Should the EU make the “Yes means yes” principle the directive for sexual criminal law? Two taz authors discuss the issue.

Does yes mean yes? Does no mean no? No? Protest against violence against women Photo: Nicolas Landemard/Le Pictorium/imago


To get right to the point: no one has to sign a contract or have a voice recorder in their pocket to prove that the (usually spontaneous) sex was actually consensual. Neither with the legal formulation “Yes means yes” nor with “No means no”. This has to be mentioned here because there are very strange ideas circulating about what people who have sex with each other should pay attention to in each version. It would be absurd, it won't happen.

However, it makes a difference under what premise the crimes of sexual violence and rape are negotiated in society. While the phrase “No means no” establishes a clear rejection, “Yes means yes” goes further: this formulation presupposes clear consent to have sexual relations. This already applies in Sweden and Spain.

In this sense, it is incomprehensible that the EU has not been able to reach an agreement on the “yes means yes” regulation in the sexual criminal legislation proposed by its Parliament. The principle that EU states should regulate criminal sexual law on their own – such as the right to vote or education laws – has no place here. The physical integrity of every human being and protection against rape and sexual violence are a universal human right that must be treated equally everywhere.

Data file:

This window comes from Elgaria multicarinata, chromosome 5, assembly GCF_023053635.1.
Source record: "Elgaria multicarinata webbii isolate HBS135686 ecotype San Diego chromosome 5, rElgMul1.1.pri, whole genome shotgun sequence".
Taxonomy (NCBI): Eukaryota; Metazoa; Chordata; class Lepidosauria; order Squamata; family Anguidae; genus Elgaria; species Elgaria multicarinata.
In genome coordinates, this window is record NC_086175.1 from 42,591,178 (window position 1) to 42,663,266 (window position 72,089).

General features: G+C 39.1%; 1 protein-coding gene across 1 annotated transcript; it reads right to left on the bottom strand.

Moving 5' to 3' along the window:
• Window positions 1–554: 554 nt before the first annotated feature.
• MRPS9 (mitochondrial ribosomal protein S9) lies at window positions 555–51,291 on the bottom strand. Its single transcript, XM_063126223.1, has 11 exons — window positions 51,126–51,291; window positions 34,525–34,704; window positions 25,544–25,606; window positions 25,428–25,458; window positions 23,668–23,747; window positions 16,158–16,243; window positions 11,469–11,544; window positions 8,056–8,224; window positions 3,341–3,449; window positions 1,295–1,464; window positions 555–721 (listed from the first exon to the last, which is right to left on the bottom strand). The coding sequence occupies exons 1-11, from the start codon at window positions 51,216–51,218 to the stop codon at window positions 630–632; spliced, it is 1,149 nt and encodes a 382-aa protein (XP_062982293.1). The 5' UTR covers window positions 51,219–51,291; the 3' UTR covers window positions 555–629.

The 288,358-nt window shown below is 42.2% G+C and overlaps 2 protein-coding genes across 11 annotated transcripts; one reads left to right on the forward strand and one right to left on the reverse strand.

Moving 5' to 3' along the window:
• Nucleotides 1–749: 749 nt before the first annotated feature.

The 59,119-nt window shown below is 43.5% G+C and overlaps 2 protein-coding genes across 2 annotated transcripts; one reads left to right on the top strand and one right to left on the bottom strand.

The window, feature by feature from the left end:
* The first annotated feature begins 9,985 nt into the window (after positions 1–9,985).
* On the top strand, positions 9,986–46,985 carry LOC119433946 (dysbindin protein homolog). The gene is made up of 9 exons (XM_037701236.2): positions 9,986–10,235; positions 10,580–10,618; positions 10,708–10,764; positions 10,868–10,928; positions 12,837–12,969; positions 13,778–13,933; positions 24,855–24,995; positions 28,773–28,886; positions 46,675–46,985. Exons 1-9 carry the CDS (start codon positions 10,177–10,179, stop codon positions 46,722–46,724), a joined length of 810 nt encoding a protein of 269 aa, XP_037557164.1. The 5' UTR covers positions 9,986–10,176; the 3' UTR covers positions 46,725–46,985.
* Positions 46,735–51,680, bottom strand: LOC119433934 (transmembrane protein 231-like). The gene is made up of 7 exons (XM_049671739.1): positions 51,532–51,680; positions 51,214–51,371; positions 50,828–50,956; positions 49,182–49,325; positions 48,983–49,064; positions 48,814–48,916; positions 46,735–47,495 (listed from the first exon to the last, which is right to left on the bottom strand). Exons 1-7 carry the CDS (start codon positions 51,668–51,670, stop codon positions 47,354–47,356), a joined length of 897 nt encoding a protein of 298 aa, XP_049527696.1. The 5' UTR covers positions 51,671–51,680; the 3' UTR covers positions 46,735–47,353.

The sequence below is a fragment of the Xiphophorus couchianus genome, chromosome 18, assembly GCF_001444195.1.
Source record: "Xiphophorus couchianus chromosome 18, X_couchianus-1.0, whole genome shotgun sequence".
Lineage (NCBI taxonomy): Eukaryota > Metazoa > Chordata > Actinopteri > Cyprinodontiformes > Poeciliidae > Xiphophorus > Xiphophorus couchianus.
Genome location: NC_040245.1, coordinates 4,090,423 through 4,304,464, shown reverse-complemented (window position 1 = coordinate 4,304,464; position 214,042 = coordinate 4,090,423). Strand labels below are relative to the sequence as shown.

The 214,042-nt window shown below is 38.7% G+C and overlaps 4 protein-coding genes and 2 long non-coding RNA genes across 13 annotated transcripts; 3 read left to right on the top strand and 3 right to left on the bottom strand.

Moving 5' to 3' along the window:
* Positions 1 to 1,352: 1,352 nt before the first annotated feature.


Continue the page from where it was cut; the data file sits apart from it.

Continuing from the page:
Sweden, which was the first EU country to introduce “Yes means Yes” in 2018, faced a lot of ridicule for it. But in no other country in the European Union did the 2021 EU statistics count so many perpetrators convicted of rape. The Swedes are sure: this is because “yes means yes”, because certain actions that were not before are now considered violations.

And in Germany? Here only 10 percent of victims report the crime. Only 8 percent of these reported perpetrators are convicted. Simone Schmollack


It is not a scandal that the EU does not regulate the criminalization of rape uniformly, because it simply does not have the authority to do so.

The EU historically emerged as a single market. It is not a state. Therefore, the EU only has powers when Member States expressly grant them to it in the EU treaties. In principle, the EU is not responsible for criminal law, as it is considered a particularly sensitive matter that should be reserved for national legislators.

An exception only applies to a few areas of crime with a “cross-border dimension”. Here, among other things, terrorism, arms trafficking and “human trafficking and sexual exploitation” are mentioned. It is obvious that what is meant here is the exploitation of prostitutes and not the rape of one's wife, an acquaintance or a passerby. Whoever points out this limit of responsibility, like the Minister of Justice, Marco Buschmann, is not a misogynist.

But even if the EU ignored its limits on competence, the proposed EU-wide definition of rape would not represent much progress, at least for Germany. We have applied the “no means no” principle since 2016. If a person clearly does not want sex, no one can ignore it. A nod is enough.

In contrast, there is little to say against requiring obvious consent; then a nod or a smile would also be considered consent. However, the problem of provability persists when a claim is contradicted by a statement. The absence of a head nod is as difficult to demonstrate as a head nod. In the end, in controversial cases it always depends on the credibility of the statements.

But anyone who is convinced that “yes simply means yes” would be a breakthrough should convince the Bundestag to implement another reform. The lack of EU requirements leaves this legislative freedom to national parliaments. christian rath